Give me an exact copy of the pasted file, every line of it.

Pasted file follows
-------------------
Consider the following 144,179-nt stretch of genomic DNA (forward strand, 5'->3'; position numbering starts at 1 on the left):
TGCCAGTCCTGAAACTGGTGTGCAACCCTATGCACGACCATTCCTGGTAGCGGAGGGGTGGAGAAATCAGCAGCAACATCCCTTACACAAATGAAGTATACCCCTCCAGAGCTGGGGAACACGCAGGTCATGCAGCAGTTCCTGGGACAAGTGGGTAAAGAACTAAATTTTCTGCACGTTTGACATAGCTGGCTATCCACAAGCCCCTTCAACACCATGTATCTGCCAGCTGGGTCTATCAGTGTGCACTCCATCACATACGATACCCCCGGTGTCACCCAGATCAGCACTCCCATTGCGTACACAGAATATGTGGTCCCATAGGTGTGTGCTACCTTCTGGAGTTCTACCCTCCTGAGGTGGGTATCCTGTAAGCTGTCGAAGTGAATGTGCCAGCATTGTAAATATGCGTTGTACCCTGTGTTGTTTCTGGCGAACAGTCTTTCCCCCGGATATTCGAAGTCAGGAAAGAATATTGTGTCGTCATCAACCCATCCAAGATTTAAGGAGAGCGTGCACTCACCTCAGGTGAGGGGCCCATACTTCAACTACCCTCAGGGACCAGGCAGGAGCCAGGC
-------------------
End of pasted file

Consider the following 144,179-nt stretch of genomic DNA (forward strand, 5'->3'; position numbering starts at 1 on the left):
TGCCAGTCCTGAAACTGGTGTGCAACCCTATGCACGACCATTCCTGGTAGCGGAGGGGTGGAGAAATCAGCAGCAACATCCCTTACACAAATGAAGTATACCCCTCCAGAGCTGGGGAACACGCAGGTCATGCAGCAGTTCCTGGGACAAGTGGGTAAAGAACTAAATTTTCTGCACGTTTGACATAGCTGGCTATCCACAAGCCCCTTCAACACCATGTATCTGCCAGCTGGGTCTATCAGTGTGCACTCCATCACATACGATACCCCCGGTGTCACCCAGATCAGCACTCCCATTGCGTACACAGAATATGTGGTCCCATAGGTGTGTGCTACCTTCTGGAGTTCTACCCTCCTGAGGTGGGTATCCTGTAAGCTGTCGAAGTGAATGTGCCAGCATTGTAAATATGCGTTGTACCCTGTGTTGTTTCTGGCGAACAGTCTTTCCCCCGGATATTCGAAGTCAGGAAAGAATATTGTGTCGTCATCAACCCATCCAAGATTTAAGGAGAGCGTGCACTCACCTCAGGTGAGGGGCCCATACTTCAACTACCCTCAGGGACCAGGCAGGAGCCAGGC